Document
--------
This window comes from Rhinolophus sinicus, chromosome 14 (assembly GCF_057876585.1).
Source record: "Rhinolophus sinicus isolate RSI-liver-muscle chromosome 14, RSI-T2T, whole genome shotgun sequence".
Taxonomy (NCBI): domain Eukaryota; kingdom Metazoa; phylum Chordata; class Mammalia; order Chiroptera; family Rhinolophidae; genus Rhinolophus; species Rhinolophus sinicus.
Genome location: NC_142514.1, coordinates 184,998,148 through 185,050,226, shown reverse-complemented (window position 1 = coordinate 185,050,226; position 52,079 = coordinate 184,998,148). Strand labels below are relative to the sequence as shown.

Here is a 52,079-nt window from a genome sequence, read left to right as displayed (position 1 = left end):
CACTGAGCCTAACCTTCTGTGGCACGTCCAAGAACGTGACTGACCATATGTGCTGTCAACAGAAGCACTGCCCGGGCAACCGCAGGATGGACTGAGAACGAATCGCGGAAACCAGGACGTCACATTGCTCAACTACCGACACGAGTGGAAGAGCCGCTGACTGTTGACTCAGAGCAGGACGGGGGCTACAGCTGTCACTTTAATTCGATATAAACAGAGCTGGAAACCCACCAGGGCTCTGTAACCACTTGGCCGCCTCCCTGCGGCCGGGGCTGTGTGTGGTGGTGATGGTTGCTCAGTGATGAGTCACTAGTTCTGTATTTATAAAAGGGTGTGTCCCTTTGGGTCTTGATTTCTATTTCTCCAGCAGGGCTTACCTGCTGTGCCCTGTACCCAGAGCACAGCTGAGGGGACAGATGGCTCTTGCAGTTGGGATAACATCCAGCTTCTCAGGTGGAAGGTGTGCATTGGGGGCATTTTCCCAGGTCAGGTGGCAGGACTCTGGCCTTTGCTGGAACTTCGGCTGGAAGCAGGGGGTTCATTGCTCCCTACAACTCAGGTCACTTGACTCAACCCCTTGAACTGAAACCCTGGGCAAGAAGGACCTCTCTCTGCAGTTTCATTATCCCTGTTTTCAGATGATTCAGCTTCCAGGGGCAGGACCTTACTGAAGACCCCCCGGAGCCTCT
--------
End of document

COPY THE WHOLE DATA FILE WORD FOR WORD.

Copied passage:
This window comes from Rhinolophus sinicus, chromosome 14 (assembly GCF_057876585.1).
Source record: "Rhinolophus sinicus isolate RSI-liver-muscle chromosome 14, RSI-T2T, whole genome shotgun sequence".
Taxonomy (NCBI): domain Eukaryota; kingdom Metazoa; phylum Chordata; class Mammalia; order Chiroptera; family Rhinolophidae; genus Rhinolophus; species Rhinolophus sinicus.
Genome location: NC_142514.1, coordinates 184,998,148 through 185,050,226, shown reverse-complemented (window position 1 = coordinate 185,050,226; position 52,079 = coordinate 184,998,148). Strand labels below are relative to the sequence as shown.

Here is a 52,079-nt window from a genome sequence, read left to right as displayed (position 1 = left end):
CACTGAGCCTAACCTTCTGTGGCACGTCCAAGAACGTGACTGACCATATGTGCTGTCAACAGAAGCACTGCCCGGGCAACCGCAGGATGGACTGAGAACGAATCGCGGAAACCAGGACGTCACATTGCTCAACTACCGACACGAGTGGAAGAGCCGCTGACTGTTGACTCAGAGCAGGACGGGGGCTACAGCTGTCACTTTAATTCGATATAAACAGAGCTGGAAACCCACCAGGGCTCTGTAACCACTTGGCCGCCTCCCTGCGGCCGGGGCTGTGTGTGGTGGTGATGGTTGCTCAGTGATGAGTCACTAGTTCTGTATTTATAAAAGGGTGTGTCCCTTTGGGTCTTGATTTCTATTTCTCCAGCAGGGCTTACCTGCTGTGCCCTGTACCCAGAGCACAGCTGAGGGGACAGATGGCTCTTGCAGTTGGGATAACATCCAGCTTCTCAGGTGGAAGGTGTGCATTGGGGGCATTTTCCCAGGTCAGGTGGCAGGACTCTGGCCTTTGCTGGAACTTCGGCTGGAAGCAGGGGGTTCATTGCTCCCTACAACTCAGGTCACTTGACTCAACCCCTTGAACTGAAACCCTGGGCAAGAAGGACCTCTCTCTGCAGTTTCATTATCCCTGTTTTCAGATGATTCAGCTTCCAGGGGCAGGACCTTACTGAAGACCCCCCGGAGCCTCT